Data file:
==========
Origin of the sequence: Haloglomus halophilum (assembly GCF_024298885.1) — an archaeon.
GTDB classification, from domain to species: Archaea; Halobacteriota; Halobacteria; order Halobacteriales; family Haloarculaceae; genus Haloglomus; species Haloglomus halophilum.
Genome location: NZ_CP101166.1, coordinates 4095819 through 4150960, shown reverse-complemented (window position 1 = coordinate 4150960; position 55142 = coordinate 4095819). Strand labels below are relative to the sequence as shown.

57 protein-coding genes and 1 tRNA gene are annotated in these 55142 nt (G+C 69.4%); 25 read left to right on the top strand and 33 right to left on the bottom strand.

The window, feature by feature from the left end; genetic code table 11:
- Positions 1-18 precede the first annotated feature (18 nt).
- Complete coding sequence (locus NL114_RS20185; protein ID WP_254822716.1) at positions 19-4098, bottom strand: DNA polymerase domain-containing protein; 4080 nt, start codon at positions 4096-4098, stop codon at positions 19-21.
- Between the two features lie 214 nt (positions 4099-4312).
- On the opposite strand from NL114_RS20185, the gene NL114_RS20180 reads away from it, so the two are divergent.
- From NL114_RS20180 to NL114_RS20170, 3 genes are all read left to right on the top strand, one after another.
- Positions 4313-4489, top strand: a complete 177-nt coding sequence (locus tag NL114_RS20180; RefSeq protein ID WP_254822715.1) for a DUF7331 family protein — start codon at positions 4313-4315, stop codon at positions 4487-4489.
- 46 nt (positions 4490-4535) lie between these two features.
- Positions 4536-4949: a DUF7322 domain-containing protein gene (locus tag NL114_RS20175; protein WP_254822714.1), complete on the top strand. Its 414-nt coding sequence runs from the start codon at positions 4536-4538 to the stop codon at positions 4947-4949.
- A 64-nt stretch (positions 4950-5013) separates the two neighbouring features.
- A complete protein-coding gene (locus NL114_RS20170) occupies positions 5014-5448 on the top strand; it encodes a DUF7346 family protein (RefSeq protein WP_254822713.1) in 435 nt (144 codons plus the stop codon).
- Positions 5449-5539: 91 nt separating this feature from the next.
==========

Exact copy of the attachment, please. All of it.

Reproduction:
Origin of the sequence: Haloglomus halophilum (assembly GCF_024298885.1) — an archaeon.
GTDB classification, from domain to species: Archaea; Halobacteriota; Halobacteria; order Halobacteriales; family Haloarculaceae; genus Haloglomus; species Haloglomus halophilum.
Genome location: NZ_CP101166.1, coordinates 4095819 through 4150960, shown reverse-complemented (window position 1 = coordinate 4150960; position 55142 = coordinate 4095819). Strand labels below are relative to the sequence as shown.

57 protein-coding genes and 1 tRNA gene are annotated in these 55142 nt (G+C 69.4%); 25 read left to right on the top strand and 33 right to left on the bottom strand.

The window, feature by feature from the left end; genetic code table 11:
- Positions 1-18 precede the first annotated feature (18 nt).
- Complete coding sequence (locus NL114_RS20185; protein ID WP_254822716.1) at positions 19-4098, bottom strand: DNA polymerase domain-containing protein; 4080 nt, start codon at positions 4096-4098, stop codon at positions 19-21.
- Between the two features lie 214 nt (positions 4099-4312).
- On the opposite strand from NL114_RS20185, the gene NL114_RS20180 reads away from it, so the two are divergent.
- From NL114_RS20180 to NL114_RS20170, 3 genes are all read left to right on the top strand, one after another.
- Positions 4313-4489, top strand: a complete 177-nt coding sequence (locus tag NL114_RS20180; RefSeq protein ID WP_254822715.1) for a DUF7331 family protein — start codon at positions 4313-4315, stop codon at positions 4487-4489.
- 46 nt (positions 4490-4535) lie between these two features.
- Positions 4536-4949: a DUF7322 domain-containing protein gene (locus tag NL114_RS20175; protein WP_254822714.1), complete on the top strand. Its 414-nt coding sequence runs from the start codon at positions 4536-4538 to the stop codon at positions 4947-4949.
- A 64-nt stretch (positions 4950-5013) separates the two neighbouring features.
- A complete protein-coding gene (locus NL114_RS20170) occupies positions 5014-5448 on the top strand; it encodes a DUF7346 family protein (RefSeq protein WP_254822713.1) in 435 nt (144 codons plus the stop codon).
- Positions 5449-5539: 91 nt separating this feature from the next.